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Unlocking potential: Public interest news worldwide

The below is a re-cap from a session from Day 2 of the Trust in Journalism Conference, co-organised with the Public Interest News Foundation (PINF).

The US non-profit news sector employs more than 2,300 journalists, and produces $500 million in annual revenue. In Australia, the Public Interest Journalism Initiative (PIJI) is calling for $300m of government support for public interest journalism. And closer to the UK, organisations like the European Journalism Centre (EJC) provide training and grants to build resilience into journalism across Europe. How does this compare to the UK, and what can we learn from our international colleagues? How does it connect with the work organisations like PINF and ICNN are doing in the UK?

Jonathan Heawood, Executive Director of PINF is joined by Anna Draffin (from the Public Interest Journalism Institute - PIJI in Australia), Adam Thomas (of the European Journalism Centre - EJC), Emma Meese (Director of the Independent Community News Network - ICNN) and Alica Bell (of Free Press, in the US).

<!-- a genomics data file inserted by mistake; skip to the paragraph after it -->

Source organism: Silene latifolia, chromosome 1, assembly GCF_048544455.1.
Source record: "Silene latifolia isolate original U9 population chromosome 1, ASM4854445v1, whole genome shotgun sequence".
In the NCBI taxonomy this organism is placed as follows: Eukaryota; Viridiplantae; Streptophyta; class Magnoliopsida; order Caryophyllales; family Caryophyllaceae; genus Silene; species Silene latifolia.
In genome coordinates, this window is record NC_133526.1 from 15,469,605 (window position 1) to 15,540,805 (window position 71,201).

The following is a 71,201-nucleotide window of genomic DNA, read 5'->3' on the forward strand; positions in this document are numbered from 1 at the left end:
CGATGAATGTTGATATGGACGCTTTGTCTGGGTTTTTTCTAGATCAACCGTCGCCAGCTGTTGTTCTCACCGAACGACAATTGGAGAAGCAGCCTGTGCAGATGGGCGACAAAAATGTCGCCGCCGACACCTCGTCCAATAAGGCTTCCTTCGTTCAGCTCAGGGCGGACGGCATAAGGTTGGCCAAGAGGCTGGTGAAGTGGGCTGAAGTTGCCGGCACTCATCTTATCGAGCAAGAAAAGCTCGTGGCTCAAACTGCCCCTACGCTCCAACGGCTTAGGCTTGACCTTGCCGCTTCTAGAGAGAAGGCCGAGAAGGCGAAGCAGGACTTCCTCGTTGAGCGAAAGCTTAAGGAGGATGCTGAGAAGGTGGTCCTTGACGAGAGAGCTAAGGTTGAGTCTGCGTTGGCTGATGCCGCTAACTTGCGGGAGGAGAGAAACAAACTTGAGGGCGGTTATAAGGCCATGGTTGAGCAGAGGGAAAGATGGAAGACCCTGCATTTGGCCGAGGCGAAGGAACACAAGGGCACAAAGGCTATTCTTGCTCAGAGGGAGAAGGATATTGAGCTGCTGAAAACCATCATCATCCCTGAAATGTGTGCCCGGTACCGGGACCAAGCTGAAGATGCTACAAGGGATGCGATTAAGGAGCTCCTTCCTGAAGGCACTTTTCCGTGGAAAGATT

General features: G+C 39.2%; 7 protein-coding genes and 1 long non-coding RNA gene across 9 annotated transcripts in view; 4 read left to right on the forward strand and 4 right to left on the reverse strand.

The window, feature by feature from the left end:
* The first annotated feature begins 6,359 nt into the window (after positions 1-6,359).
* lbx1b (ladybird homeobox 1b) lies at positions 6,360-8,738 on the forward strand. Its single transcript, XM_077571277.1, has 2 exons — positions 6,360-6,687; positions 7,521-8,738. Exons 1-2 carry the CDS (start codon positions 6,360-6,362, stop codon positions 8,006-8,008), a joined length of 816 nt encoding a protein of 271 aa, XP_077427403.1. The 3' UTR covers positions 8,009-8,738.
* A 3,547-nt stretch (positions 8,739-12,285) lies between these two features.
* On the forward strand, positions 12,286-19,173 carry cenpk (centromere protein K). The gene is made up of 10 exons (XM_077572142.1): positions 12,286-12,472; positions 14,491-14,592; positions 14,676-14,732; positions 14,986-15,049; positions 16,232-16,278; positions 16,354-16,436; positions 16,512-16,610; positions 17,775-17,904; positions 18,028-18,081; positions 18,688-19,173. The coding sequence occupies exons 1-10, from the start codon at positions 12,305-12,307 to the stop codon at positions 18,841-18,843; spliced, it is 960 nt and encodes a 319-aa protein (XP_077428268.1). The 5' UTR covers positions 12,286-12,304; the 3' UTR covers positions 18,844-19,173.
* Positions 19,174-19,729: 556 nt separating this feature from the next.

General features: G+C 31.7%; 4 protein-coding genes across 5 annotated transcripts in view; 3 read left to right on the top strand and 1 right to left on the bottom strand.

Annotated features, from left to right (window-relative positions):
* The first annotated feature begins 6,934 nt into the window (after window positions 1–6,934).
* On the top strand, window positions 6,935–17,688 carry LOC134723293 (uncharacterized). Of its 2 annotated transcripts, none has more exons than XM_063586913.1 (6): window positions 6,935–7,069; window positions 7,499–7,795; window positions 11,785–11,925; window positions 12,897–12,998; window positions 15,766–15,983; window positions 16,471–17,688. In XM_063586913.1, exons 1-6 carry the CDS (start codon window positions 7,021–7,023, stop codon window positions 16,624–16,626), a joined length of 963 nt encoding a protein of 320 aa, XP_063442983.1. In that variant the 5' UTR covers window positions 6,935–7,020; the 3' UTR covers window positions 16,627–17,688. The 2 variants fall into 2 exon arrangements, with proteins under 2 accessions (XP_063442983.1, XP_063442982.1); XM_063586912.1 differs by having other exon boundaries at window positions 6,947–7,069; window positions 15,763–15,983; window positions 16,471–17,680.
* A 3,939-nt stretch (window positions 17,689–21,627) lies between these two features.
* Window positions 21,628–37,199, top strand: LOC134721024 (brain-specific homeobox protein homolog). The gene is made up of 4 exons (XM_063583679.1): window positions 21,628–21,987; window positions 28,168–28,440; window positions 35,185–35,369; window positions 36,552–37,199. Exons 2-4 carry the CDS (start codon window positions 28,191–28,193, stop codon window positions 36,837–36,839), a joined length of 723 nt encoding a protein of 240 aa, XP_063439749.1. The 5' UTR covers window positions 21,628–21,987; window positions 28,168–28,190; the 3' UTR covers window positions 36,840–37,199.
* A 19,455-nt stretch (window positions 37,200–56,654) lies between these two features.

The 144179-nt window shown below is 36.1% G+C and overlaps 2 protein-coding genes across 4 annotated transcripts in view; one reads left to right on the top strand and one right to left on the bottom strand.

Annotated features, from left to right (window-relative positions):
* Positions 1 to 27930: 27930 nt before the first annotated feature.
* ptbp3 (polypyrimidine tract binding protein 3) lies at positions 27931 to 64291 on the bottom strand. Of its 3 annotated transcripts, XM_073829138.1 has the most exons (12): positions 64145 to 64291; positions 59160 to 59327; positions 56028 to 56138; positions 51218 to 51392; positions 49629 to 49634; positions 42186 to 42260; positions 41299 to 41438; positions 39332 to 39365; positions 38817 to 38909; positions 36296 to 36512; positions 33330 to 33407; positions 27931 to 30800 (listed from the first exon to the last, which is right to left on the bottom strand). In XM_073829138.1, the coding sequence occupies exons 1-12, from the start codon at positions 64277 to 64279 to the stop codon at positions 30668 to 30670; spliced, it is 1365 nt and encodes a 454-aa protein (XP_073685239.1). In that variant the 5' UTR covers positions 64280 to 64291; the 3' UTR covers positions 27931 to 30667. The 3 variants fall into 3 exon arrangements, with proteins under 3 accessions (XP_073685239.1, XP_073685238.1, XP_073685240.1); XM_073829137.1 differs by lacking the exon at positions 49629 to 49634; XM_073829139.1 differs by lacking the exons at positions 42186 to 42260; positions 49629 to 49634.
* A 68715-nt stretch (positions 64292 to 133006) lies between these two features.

Why should we care about public interest journalism?

Journalism moulds culture and public discourse

Alicia Bell of Free Press highlighted the idea that the importance of journalism lies in how it helps mould culture, public discourse and ultimately policy: “The work of journalism is so much the work of culture creation. I think about culture as the undercurrent that impacts all of the issues we are talking about (...) inter-communal violence, the patriarchy, racism (...) different kinds of oppressions; climate disaster... Journalism tells the stories and reports on information that creates the public opinion and creates the culture that therefore creates the policy that makes some of those things real or not.”

Democratic value

Anna Draffin of Australia-based PIJI emphasised journalism’s democratic value: “Journalism represents critical thinking that then sits on the public record for history’s purposes as well as informing current and contemporary thinking. Without it, we are poorer as a civil society and obviously it is a key pillar to a functioning democracy.”